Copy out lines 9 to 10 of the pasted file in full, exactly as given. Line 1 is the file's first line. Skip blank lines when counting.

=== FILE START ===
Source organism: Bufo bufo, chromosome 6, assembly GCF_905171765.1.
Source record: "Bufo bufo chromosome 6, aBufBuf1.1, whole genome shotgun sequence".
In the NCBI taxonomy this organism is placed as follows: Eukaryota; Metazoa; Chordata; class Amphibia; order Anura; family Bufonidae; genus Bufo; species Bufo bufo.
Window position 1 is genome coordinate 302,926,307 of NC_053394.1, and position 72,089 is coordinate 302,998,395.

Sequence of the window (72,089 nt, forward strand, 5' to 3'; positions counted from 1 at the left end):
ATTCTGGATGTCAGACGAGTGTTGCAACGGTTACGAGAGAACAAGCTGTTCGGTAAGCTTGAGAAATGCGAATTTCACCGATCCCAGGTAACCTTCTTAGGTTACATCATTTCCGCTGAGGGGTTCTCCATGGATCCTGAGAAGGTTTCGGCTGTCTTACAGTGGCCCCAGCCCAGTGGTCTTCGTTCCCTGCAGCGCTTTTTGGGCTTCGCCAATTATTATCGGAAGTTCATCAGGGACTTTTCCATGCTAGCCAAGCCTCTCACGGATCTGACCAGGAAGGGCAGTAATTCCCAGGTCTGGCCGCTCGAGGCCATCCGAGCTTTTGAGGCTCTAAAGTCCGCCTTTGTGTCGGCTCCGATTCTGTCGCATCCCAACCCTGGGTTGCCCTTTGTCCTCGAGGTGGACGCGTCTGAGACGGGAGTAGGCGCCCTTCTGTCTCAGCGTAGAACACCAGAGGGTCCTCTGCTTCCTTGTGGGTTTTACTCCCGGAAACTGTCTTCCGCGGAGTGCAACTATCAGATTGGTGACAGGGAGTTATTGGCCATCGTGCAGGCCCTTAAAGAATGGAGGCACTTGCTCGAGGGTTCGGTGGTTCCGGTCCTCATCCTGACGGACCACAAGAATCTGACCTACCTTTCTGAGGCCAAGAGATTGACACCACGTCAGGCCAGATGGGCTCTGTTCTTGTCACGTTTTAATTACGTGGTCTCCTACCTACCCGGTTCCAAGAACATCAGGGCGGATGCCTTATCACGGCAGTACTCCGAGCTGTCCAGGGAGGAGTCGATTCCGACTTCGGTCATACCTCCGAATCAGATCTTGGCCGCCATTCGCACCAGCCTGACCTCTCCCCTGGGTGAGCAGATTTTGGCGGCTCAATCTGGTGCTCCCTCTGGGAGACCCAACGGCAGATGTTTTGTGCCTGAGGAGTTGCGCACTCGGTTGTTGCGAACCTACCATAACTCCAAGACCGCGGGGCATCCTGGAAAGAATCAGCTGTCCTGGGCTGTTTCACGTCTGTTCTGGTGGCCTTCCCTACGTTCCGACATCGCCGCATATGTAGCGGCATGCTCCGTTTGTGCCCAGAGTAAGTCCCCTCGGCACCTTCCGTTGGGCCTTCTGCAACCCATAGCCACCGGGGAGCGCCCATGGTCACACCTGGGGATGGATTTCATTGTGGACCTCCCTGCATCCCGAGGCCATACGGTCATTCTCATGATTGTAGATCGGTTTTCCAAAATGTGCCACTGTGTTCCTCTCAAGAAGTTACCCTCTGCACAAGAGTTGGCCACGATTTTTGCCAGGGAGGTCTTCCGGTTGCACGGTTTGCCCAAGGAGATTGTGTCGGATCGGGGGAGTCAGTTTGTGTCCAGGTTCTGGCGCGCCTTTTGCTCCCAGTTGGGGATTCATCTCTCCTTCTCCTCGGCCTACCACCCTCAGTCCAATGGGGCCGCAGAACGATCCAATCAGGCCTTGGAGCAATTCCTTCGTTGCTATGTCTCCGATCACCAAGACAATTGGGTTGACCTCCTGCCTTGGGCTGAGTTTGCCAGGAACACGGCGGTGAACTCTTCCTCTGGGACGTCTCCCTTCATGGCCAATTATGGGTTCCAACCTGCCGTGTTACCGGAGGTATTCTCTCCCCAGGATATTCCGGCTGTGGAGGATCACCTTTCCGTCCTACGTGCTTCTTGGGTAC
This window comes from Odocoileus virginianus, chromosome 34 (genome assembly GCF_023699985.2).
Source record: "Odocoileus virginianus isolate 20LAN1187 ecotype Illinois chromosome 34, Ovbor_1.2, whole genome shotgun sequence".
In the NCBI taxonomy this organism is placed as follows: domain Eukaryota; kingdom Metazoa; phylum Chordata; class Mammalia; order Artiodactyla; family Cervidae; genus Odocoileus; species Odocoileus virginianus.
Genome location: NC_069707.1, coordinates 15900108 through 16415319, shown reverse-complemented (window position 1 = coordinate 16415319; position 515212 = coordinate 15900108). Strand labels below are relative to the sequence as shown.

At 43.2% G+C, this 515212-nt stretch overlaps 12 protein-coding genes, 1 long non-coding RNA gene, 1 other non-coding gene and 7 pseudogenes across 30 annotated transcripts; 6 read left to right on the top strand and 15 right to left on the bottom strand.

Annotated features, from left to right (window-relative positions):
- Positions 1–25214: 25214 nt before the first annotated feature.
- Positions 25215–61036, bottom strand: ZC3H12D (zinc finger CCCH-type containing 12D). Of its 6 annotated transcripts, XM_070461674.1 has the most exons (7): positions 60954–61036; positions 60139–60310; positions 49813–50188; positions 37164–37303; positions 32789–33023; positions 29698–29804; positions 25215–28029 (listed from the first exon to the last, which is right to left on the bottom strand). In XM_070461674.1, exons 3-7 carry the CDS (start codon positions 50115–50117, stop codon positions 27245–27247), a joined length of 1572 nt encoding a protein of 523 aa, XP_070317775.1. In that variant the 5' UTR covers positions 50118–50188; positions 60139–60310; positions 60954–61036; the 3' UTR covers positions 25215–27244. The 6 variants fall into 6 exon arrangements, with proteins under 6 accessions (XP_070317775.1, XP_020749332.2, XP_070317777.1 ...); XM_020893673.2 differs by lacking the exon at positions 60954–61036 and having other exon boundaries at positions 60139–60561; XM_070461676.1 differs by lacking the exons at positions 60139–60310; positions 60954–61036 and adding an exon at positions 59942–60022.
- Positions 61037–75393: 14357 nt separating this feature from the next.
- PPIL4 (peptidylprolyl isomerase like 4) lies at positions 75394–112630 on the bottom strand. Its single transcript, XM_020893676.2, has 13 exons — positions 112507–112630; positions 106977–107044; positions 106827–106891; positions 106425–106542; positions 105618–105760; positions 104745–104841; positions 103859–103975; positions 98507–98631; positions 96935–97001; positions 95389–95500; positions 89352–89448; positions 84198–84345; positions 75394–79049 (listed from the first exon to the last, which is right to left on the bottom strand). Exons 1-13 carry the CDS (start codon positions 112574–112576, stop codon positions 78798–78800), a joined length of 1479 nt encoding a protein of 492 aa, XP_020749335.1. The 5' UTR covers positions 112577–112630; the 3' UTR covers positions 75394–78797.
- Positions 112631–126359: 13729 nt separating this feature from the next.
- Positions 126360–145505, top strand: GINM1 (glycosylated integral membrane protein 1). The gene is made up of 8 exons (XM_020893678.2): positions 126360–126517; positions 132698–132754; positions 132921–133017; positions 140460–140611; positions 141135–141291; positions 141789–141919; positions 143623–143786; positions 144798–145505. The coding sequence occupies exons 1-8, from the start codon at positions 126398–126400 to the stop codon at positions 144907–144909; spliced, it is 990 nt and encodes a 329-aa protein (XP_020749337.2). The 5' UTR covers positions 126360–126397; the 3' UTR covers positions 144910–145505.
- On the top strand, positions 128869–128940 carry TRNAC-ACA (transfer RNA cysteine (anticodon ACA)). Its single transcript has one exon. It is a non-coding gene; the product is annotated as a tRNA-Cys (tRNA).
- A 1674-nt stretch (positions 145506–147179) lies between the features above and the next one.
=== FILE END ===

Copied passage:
In the NCBI taxonomy this organism is placed as follows: domain Eukaryota; kingdom Metazoa; phylum Chordata; class Mammalia; order Artiodactyla; family Cervidae; genus Odocoileus; species Odocoileus virginianus.
Genome location: NC_069707.1, coordinates 15900108 through 16415319, shown reverse-complemented (window position 1 = coordinate 16415319; position 515212 = coordinate 15900108). Strand labels below are relative to the sequence as shown.